Lea
  • by Jeremy Lee ( 9313 ) on Wednesday October 27, 1999 @04:34PM (#1583793) Homepage
    Generally I like Jon's stuff. I can see why he's gone into incandescent rant mode here. He suffers from the curse of believing that people will act rationally, given a chance to reflect.

    What Mosaic does is irrelevant. It is just a technical justification do continue doing what the majority really want to do anyway, but can't justify otherwise. It's an artificial way to produce evidence. Drag any student in front of a 'psychological testing machine' and you'll likely get an angry reaction. He scored an 8! Great, now we can punish him, like we always wanted.

    US Culture is simply no longer capable of rational discourse or action. Jon has gone to fury because he doesn't want to admit this. Which is funny, because that's the problem. Somewhere, you guys picked up a massive superiority complex, and so you can't actually admit that there's anything wrong with America(TM). The taint is everywhere. It's part of your cultural doctrine.

    And since America is perfect, by axiom, then any yawning pit of hollowness inside your soul must be your problem, and anyone shouting "No! This is all wrong!" must be silenced. Because they might be right. And you don't want to think about that.

    At least, that's the majority view. And you can't change it, either. It's deep-seated, and reinforced every time they go through the daily American grind or shop at the strip-mall with their babyboomer friends. Something sucked all the life out of your country in the last few decades. I think it was rampant capitalism, or maybe the cold war. Russia seems to have suffered a similar, though more spectacular, fate.

    Russia is actually an interesting example. Now that their country has obviously collapsed, they're free to go into crisis-management fix-it mode, and make some of those hard choices. They may very well come out of this strong and vibrant. That would be irony.

    So, just do what the physicists do. Wait for the old generation to die, and a new one to take it's place. The kids are the future. Well educated and flexible, they'll rebuild your sagging culture.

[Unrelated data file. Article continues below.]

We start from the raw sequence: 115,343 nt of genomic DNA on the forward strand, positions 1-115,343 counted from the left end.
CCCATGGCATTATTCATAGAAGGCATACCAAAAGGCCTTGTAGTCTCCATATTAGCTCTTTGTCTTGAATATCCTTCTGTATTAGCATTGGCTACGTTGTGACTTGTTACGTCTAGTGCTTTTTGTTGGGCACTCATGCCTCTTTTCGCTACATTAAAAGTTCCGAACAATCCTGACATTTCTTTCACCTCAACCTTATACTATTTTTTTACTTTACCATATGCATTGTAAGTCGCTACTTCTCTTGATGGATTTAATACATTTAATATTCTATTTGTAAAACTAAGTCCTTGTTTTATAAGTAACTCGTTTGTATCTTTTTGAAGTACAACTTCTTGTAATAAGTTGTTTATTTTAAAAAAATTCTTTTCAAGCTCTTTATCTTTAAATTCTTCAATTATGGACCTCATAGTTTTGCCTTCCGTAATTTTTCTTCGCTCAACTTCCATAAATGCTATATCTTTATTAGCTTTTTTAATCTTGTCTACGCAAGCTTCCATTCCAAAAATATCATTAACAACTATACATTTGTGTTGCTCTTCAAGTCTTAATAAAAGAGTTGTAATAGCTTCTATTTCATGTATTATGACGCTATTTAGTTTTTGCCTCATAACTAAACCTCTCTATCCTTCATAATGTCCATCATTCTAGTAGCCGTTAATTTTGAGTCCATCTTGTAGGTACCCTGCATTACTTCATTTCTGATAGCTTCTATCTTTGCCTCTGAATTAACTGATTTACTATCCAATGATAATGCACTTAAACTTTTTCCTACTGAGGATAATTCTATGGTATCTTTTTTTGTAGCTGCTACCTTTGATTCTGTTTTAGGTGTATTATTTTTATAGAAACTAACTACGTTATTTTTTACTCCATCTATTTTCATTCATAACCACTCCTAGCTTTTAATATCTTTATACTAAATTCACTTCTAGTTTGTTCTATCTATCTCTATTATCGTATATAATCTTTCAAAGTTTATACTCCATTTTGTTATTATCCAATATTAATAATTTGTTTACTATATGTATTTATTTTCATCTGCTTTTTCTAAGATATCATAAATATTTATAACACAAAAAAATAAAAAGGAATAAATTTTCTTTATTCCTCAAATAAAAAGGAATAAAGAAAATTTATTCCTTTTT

Oh, that's right...
  • by ajm ( 9538 ) on Wednesday October 27, 1999 @04:53AM (#1583794)
    Yep, more overreaction. The people producing Mosiac are not idiots, they're not get rich quick merchants and they have actual experience producing software that is used to evaluate threads made to federal judges etc. The book "The Gift of Fear" written by the founder is most interesting. He certainly does not think that just because you are different you are dangerous.

    It is likely that the program will be able to successfully identify people who will act violently. And this is a very good thing.

    The two obvious problems are false positive results, and the way those "identified" are treated. Unfortunately that's going to be in the hands of the same sort of people who thing evolution is a bad idea.

    I think the program itself is a very good idea. It even probably works. What needs careful handling is who gets profiled and what happens to those that the program "identifies". That's where people's efforts need to be concentrated instead of on pointless venting against profiling.
  • ARGH! I should have reread my previous post one more time before submitting it! It reads like I'm disagreeing with the post I followed up to, when in fact I agree with and merely wanted to expand upon one of the author's points ...
  • by FreeUser ( 11483 ) on Wednesday October 27, 1999 @06:00AM (#1583797)
    Acessing Defense Data, Defendent 000000.

    Accessing Prosecution Data, Defendent 000000.

    Processing, Defendent 000000 ...

    GUILTY

    Pupil: "I know my rights! I have a right to an attourney, and a real court of law!"

    Administration: "You're a problem child. You don't have any rights."

    This is a paraphrase of a scene from a Max Headroom episode ("Blanks"). I always considered this to be one of the less realistic, and less prophetic episodes of the show (many of the other themes, such as organ theft, pervasive monitoring and security, and economic crimes carrying heavier punishments than violent crimes, have come true a scant 10-15 years later to varying degrees).

    Funny, how that which we least expect to _ever_ be tolerated, has now become accepted, even defended, in a forum where one would expect people to be more acutely aware of just how destructive this kind of thing can be. It isn't about geeks, it's about all of us (and this includes geeks). Geeks may be marginally more vulnerable, being slightly outside of the mythical, homoginized average, but everyone is a potential victim of the misuse of this kind of thing, and if history is any indication, misuse is exactly what we can expect.